January 23, 2003
The last successful contact was made with the spacecraft Pioneer 10, one of the most distant man-made objects in the universe. Pioneer 10 is heading in the direction of the star Aldebaran in the constellation Taurus at roughly 2.6 AU per year. If Aldebaran had zero relative velocity, it would take Pioneer 10 about 2 million years to reach it.
January 23, 1996
The first version of the Java programming language was released. The ability of Java to “write once, run anywhere” made it ideal for Internet-based applications. As the popularity of the Internet soared, so did the usage of Java.
January 22, 1984
Apple Computer broadcasts their now-famous “1984” commercial introducing the Macintosh, during the third quarter of Super Bowl XVIII. It was the first and last time the ad was truly broadcast. However, it is a little-known piece of trivia that the ad was aired one other time at 1 AM on December 15, 1983 in Twin Falls, Idaho, but only so that the advertisement could be submitted to award ceremonies for that year. A 30-second version also ran in theaters starting January 17, but it was the broadcast during the Super Bowl that people really took notice of.
I was 9 years old then and I vaguely remember seeing the commercial, but I also remember being more interested in watching the Raiders beat the Redskins at that time. It wasn’t until many years later that I actually recalled the commercial. Yet when I recalled it, it was as if I remembered that commercial all along. I guess even though I didn’t appreciate it at the time, I somehow knew that moment truly was changing the world.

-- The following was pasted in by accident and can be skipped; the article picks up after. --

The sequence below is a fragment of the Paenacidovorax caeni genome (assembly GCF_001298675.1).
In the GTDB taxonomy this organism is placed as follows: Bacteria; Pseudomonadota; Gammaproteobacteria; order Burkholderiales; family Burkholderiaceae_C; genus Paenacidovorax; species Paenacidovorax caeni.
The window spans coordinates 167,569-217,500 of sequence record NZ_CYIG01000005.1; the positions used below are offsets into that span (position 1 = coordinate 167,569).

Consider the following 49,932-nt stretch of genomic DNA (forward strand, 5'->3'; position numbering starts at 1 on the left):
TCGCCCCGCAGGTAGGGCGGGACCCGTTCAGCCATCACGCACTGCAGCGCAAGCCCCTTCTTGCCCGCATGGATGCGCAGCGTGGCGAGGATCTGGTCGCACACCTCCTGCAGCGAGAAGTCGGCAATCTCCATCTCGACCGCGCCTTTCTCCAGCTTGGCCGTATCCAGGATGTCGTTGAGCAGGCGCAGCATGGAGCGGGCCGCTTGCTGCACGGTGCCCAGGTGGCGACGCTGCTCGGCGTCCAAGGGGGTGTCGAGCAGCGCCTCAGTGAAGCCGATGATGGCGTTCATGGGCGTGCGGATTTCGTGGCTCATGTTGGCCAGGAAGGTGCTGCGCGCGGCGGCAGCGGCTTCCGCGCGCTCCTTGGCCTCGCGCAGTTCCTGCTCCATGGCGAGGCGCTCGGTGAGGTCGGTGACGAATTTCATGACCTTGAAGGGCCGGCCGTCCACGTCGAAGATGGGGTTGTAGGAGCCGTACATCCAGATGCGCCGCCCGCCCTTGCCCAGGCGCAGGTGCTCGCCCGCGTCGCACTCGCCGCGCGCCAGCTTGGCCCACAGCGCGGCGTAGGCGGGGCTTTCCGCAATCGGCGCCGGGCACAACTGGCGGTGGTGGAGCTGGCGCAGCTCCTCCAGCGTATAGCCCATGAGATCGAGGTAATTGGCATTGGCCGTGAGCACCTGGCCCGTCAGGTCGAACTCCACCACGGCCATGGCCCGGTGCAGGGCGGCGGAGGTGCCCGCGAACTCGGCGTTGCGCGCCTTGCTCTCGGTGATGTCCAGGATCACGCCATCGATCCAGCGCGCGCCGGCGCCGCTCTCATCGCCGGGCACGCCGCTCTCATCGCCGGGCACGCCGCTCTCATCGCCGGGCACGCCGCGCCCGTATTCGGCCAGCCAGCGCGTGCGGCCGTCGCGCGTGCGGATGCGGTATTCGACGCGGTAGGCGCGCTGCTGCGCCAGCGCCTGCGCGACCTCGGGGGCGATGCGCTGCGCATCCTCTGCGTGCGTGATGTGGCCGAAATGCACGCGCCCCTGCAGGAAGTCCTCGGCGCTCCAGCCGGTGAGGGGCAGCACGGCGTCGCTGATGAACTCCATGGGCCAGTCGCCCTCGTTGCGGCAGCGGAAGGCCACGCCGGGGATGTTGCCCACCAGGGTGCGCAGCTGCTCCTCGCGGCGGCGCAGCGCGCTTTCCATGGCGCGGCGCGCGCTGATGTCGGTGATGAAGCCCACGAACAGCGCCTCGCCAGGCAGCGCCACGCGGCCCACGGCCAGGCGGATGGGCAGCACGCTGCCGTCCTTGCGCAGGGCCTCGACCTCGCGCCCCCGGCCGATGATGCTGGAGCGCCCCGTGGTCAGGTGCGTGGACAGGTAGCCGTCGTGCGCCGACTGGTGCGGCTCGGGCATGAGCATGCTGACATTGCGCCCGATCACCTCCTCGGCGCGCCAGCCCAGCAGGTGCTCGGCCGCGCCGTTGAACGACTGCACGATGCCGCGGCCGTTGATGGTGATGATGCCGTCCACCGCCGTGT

January 21, 1976
Commercial service of the Concorde begins with the London-Bahrain and Paris-Rio routes. The only commercial supersonic jet, the Concorde could travel between New York and London in about 3.5 hours. The Concorde flew commercially for 27 years until being retired on November 26, 2003.
January 20, 1999
The Happy99 worm first appeared. It invisibly attached itself to emails, displayed fireworks to hide the changes being made, and wished the user a happy New Year. It was the first of a wave of malware that struck Microsoft Windows computers over the next several years, costing businesses and individuals untold amounts of money to resolve.